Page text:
### by Carole-Jean Wu & Yang Ching Chang

INTRODUCTION

HIGH LEVEL DESIGN

PROGRAM/HARDWARE DESIGN

RESULTS

CONCLUSION

APPENDIX A: CODE

APPENDIX B: SCHEMATICS

APPENDIX C: PARTS LISTING

REFERENCE

Carole-Jean Wu

Yang Ching Chang

Program/Hardware Design

Program Details

 In order to ensure completion of arithmetic calculation and drawing on the TV screen at the frame rate, we have to distribute tasks to different lines as follows: At LineCount == 225 , the keyboard mania checks whether or not users enter request from the HyperTerminal on the PC. If a user selects a valid piano score, the keyboard mania will display the chosen score on the TV screen. If the user enters ‘y’ to start, the keyboard mania enters the PLAYING state as described on the state transition diagram on the left. When the user finishes playing the chosen piano score, the keyboard mania will print an evaluation page to inform the user his/her level of piano skill, his/her score, and the highest score so far. At LineCount == 227 , the keyboard mania performs arithmetic calculations for note_x = score_x; note_y = score_y - ((score_stored[score_choice][display_score_index])<< 1) ; display_score_index++; display_duration = score_stored[score_choice][display_score_index]; score_x += ((display_duration<<2)+(display_duration<<1)); display_score_index++; where information about a music note’s position and its duration is stored in the pre-coded piano score, score_stored[score_choice][display_score_index]. score_x and score_y is the base position of each music note; note_x and note_y, indicating the position of a music note, are offsets. Then score_x and score_y are updated to calculate where to draw the next music note and its duration. At the same time, the keyboard mania increments pacer_x by 6 and update pacer_y , which indicate the position of the pacer; then it checks whether or not the user has played the right key. keystrike = r_buffer[strike_index]; notetable_index = score_stored[score_choice][score_index]; if ( keystrike == notetable[notetable_index] ) correct_strike = 1; else correct_strike = 0; Last but not the least; the keyboard mania has to calculate the position of the correctness mark whose position is always above the corresponding music note. check_x = pacer_x; check_y = pacer_y-30; At LineCount == 229 , the keyboard mania generate sounds corresponding to computer keys pressed by the user and outputs through the TV. if (soundarray_index>= 0 && soundarray_index <= 8) OCR0 = soundarray[soundarray_index]; where soundarray stores frequencies of music notes. We also implement few additional functions which help the keyboard mania display the piano score on the TV screen as follows. //=============================== void video_hline( char y ) //The function is optimized to plot a horizontal line //starting at y with color white   //=============================== void video_putnote( char x, char y, char c) //draw a note on the screen //c=0: space, c=1: eighth note, c=2: quarter note, //c=3: dotted quarter note, c=4: half note, //c=5: sixteenth note, c=6: dotted half note, //c=7: rest, c=8: whole note //x and y indicate the treble clef's position   //=============================== void video_puthigh( char x, char y, char c) //draw treble clef on the screen //c=0: right portion of treble clef, //c=1: left portion of treble clef //x and y indicate the treble clef's position   //=============================== void video_putsymbol( char x, char y, char c) //draw a symbol on the screen with index c //c=0: pacer, c=1: check mark, c=2: cross mark //x and y indicate the symbol's position At LineCount == 231 , the keyboard mania erases one line on the music piano which has been completed by the user and displays the next line on the TV screen. At the same time, the keyboard mania has to display the correctness mark above each music note, video_putsymbol(check_x, check_y,1) for check mark , video_putsymbol(check_x, check_y,2) for cross mark, and the pacer below each music note, video_putsymbol(pacer_x, pacer_y, 0) . If the user finishes playing the chosen piano score, the keyboard mania clears the TV screen and display an evaluation report, where the user receives a comment on his/her piano skill, his/her score, and the highest score for the chosen piece on the record. In order to ensure the keyboard mania completes drawing the evaluation page, we implement a state machine to separate drawing of treble clef, five horizontal lines, the evaluation message, the user’s score, the highest score on the record, and decoration music notes in different states. The user receives excellent when scoring more than 90%, good when scoring more than 70%, pass when scoring more than 50%, and fail when scoring below 50%. [Figure 5-8] After distributing tasks to different states, there is no visual artifact on the TV screen.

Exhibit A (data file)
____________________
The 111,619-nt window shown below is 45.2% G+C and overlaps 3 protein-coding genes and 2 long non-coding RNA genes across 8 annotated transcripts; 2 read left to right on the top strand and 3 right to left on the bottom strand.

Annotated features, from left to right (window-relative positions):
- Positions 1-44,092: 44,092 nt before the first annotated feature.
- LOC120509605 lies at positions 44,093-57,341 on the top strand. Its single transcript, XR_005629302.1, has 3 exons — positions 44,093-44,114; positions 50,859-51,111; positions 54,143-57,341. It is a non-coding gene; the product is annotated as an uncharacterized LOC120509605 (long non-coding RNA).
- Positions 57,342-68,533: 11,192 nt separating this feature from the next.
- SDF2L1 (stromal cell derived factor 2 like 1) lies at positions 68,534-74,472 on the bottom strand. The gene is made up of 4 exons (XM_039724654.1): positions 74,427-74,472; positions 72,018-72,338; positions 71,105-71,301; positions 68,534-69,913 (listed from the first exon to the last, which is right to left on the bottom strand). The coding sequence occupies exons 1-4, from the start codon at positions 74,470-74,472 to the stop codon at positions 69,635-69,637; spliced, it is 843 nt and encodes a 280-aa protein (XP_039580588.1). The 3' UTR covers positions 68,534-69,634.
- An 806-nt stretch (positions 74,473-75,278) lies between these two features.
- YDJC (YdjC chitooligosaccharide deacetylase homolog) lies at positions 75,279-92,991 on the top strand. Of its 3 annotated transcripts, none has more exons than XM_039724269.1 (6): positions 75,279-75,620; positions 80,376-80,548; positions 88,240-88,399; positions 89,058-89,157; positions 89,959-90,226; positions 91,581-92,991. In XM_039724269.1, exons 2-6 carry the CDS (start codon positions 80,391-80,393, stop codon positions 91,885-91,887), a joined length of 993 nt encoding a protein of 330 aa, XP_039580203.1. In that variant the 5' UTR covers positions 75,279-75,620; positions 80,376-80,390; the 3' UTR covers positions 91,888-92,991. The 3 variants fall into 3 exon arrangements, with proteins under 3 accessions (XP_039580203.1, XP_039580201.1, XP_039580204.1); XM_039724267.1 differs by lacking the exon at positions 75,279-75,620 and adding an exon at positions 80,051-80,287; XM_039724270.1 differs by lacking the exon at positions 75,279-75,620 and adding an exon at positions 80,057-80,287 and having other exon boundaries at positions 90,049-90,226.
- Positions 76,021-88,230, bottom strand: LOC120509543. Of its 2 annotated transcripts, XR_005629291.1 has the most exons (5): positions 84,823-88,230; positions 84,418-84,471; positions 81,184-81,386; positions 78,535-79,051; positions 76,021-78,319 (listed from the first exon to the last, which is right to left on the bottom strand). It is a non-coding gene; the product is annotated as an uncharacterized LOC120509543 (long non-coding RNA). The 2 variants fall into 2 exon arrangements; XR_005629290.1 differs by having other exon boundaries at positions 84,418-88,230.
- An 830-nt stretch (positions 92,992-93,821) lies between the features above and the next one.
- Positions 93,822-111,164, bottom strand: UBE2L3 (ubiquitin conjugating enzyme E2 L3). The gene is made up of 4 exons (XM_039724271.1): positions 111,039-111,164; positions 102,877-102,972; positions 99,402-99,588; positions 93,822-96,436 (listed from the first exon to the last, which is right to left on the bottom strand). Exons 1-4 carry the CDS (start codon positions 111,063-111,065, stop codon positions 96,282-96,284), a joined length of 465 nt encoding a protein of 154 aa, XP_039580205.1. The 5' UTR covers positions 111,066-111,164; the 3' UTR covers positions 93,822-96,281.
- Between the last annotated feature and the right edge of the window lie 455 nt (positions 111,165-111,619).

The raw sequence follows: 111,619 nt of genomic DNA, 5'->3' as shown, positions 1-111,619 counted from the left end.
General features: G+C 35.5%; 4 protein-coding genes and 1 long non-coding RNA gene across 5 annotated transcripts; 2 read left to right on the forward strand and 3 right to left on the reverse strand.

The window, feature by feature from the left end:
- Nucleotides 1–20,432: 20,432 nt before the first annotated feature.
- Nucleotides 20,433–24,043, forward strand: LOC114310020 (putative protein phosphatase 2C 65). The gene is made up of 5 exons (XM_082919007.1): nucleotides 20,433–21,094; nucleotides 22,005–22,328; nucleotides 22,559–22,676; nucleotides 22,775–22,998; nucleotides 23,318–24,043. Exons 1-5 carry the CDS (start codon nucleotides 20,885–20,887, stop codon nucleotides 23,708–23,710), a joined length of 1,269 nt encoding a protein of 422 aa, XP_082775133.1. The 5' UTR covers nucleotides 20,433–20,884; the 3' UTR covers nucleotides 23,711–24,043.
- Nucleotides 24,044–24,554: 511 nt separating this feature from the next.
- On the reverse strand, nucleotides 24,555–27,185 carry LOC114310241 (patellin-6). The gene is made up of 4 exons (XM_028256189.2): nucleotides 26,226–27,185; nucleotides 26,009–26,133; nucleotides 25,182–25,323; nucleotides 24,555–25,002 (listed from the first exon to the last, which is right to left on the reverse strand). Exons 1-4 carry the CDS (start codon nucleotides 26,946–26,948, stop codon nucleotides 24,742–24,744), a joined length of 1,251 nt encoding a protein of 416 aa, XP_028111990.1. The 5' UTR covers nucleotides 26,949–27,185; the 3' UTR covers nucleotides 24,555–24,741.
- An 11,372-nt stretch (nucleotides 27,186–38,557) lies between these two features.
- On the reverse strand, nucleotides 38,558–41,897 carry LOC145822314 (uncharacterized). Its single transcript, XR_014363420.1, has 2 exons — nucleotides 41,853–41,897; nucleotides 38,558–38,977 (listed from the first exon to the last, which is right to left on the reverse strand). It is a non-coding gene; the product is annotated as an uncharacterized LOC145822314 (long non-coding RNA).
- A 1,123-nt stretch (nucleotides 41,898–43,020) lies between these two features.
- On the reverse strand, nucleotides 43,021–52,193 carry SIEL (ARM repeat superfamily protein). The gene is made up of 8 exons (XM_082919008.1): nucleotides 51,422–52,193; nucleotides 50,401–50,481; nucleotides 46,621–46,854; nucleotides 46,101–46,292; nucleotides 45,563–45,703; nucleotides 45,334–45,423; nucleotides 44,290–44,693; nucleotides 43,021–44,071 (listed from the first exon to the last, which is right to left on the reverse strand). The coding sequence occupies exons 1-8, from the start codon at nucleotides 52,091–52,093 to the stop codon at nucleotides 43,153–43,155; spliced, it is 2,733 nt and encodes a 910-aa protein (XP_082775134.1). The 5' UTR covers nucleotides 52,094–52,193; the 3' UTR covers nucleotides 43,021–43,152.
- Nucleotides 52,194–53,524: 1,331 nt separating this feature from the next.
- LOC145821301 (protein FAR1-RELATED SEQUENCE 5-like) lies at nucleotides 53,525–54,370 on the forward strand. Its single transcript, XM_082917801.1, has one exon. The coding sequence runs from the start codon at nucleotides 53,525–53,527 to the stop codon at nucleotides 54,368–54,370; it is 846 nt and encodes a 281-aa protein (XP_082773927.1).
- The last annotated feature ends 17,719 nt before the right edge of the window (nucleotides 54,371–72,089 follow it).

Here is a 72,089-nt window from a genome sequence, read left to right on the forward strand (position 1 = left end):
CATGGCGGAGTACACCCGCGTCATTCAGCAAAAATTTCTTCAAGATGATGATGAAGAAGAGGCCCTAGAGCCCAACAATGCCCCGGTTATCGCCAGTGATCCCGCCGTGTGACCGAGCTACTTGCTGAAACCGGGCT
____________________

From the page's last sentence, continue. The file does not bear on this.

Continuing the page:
Figure 1. Circuit layout on the breadboard Figure 2. A image snapshot of the user menu on HyperTerminal Figure 3. Welcome page of our keyboard mania Figure 4. Playing the chosen piano score Figure 5. Evaluation page for excellent performance (score higher than 90%) Figure 6. Evaluation page for good performance (score higher than 70%) Figure 7. Evaluation page for pass performance (score higher than 50%) Figure 8. Evaluation page for fail performance (score below 50%) Figure 9. Breadboard name tag Figure 10. Complete our keyboard mania design!!

Hardware Details

The hardware implementation of our keyboard mania is straight forward. Pin 0 and 1 of PORTD on the STK500 development board are connected RXD and TXD to communicate with the HyperTerminal on the PC; Pin 5 and 6 of PORTD are used to convert digital to analog signals output through the TV. Pin 3 of PORTB on the STK500 development board is the keyboard mania’s audio output which is connected to a low-pass filter with R = 10KΩ and C = 22nF, whose cutoff frequency is around 700 Hz, and then the TV. The circuit layout on the breadboard can be found below.

Things We Tried Did Not Work

One difficulty which we encountered was how to incorporate more than one interrupt-based I/O devices to our keyboard mania. However, we managed to overcome this problem using semaphores, counters, and distribute arithmetic calculation and drawing to different lines. [Program Details] Other design specifications are relatively easy to accomplish, so we did not have to drop any design for our keyboard mania.